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Friday July 8th night, I talked to a summer student, Erik. He owns a Linksys WRT54G and lent it to me for use in setting kludgenet. I went to Ryan and he lent a switch, network card, computer, and cable. We tried to setup the router and get it to talk to his apple airport access point. But being apple, it refused to talk directly to the router (be a client) and talk on its network port at the same time. I went to sleep. Saturday, observing Jeremy's pentium 3 computer with wireless card, I eventually found Jeremy. He installed FreeBSD on the box and I installed gentoo on a crufty pentium 2 300 found in Dabney courtyard more than a year ago.

We setup a wireless network in Avery with paranoid restrictions. On the access point itself we turned off ssid broadcast, set it to mac filter, and turned off WEP (more on this later). The linux box talked to ITS on the cheap 10/100 card that came with it, one I did not mind throwing out with an unregistered MAC address. External IP was, assigned by DHCP. Ryan's card talked to the wireless router using IP Jeremy's FreeBSD box used . In Avery the communication was unreliable.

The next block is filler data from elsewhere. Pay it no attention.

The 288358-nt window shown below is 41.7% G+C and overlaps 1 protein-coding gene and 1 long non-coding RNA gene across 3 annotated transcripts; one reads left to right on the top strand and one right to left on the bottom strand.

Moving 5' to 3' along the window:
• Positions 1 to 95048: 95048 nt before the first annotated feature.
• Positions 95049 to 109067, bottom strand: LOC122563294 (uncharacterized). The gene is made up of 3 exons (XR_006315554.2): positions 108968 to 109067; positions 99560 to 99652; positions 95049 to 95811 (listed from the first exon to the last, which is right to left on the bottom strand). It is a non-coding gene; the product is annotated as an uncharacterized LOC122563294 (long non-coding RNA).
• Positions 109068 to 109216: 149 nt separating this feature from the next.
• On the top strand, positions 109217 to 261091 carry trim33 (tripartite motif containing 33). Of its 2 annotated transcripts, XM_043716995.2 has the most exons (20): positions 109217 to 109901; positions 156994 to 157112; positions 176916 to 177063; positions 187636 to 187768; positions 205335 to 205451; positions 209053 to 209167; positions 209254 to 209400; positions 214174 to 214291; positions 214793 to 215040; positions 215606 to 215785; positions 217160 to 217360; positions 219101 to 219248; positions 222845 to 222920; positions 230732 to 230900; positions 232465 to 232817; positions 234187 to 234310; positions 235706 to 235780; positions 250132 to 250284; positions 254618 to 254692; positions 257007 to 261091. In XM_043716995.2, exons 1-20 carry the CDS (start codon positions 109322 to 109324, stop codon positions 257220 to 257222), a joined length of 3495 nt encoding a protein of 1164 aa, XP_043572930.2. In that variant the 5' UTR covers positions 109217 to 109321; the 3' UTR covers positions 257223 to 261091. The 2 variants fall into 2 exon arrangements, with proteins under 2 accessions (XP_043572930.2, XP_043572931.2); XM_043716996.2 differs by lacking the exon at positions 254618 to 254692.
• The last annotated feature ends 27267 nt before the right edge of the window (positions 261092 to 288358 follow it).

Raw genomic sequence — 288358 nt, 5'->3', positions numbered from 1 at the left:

Amos, a grad student with convenient window in Avery, was kind enough to host the Avery-side equipment. This consisted of the crufty computer, a keyboard (necessary for boot), a wireless router in his window, and use of his port.
Wireless router
The wireless router with high gain antennas as seen outside Amos's room in Avery

Jeremy's computer went to room 16F, which we later found out is Ricketts storage. It is currently still running and buried under boxes. 36 Mbps across the street! This was faster and more reliable than the one in Avery. Time to spread the joy.

Nobody seriously trusts WEP for security. I used OpenVPN to tunnel traffic over the wireless link. The linux box was and the FreeBSD box was, using tap because that was the FreeBSD box seemd to like. The next problem was getting everything to route over it. Linux box was running NAT to Jeremy was gone eating somewhere. I had never used FreeBSD before. Yet somehow, I managed to recompile the kernel to support NAT. A DHCP server was installed by source because learning ports, while fun, would take more thought though it's probably simple. Anyhow the FreeBSD box got a DHCP server giving 10.0-3.*.* IP addresses and a NAT setup to translate to In hindsight, the NAT on the FreeBSD box was unnecessary and 10.*.*.* could have been added to the linux box's routing tables.

At some point, probably around 8 pm Saturday, Rumen (who was in trailer 16) was the first test case. It worked! Time to get cables and switches to spread the love.